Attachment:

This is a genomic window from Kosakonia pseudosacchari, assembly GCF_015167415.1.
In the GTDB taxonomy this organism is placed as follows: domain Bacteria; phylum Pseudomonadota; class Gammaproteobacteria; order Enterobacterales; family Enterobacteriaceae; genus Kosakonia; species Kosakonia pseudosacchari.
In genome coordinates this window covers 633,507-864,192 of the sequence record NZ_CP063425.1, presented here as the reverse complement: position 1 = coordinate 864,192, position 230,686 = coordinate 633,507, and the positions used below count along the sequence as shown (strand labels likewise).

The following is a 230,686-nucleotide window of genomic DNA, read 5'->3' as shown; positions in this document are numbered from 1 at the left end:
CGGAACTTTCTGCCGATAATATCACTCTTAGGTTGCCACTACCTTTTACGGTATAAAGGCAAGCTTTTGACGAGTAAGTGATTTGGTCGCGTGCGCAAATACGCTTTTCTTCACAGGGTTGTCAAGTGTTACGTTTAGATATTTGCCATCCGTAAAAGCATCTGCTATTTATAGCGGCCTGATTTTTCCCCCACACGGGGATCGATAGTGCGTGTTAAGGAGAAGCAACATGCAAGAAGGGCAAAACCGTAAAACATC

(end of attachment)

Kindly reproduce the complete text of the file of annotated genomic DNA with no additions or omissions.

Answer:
This is a genomic window from Kosakonia pseudosacchari, assembly GCF_015167415.1.
In the GTDB taxonomy this organism is placed as follows: domain Bacteria; phylum Pseudomonadota; class Gammaproteobacteria; order Enterobacterales; family Enterobacteriaceae; genus Kosakonia; species Kosakonia pseudosacchari.
In genome coordinates this window covers 633,507-864,192 of the sequence record NZ_CP063425.1, presented here as the reverse complement: position 1 = coordinate 864,192, position 230,686 = coordinate 633,507, and the positions used below count along the sequence as shown (strand labels likewise).

The following is a 230,686-nucleotide window of genomic DNA, read 5'->3' as shown; positions in this document are numbered from 1 at the left end:
CGGAACTTTCTGCCGATAATATCACTCTTAGGTTGCCACTACCTTTTACGGTATAAAGGCAAGCTTTTGACGAGTAAGTGATTTGGTCGCGTGCGCAAATACGCTTTTCTTCACAGGGTTGTCAAGTGTTACGTTTAGATATTTGCCATCCGTAAAAGCATCTGCTATTTATAGCGGCCTGATTTTTCCCCCACACGGGGATCGATAGTGCGTGTTAAGGAGAAGCAACATGCAAGAAGGGCAAAACCGTAAAACATC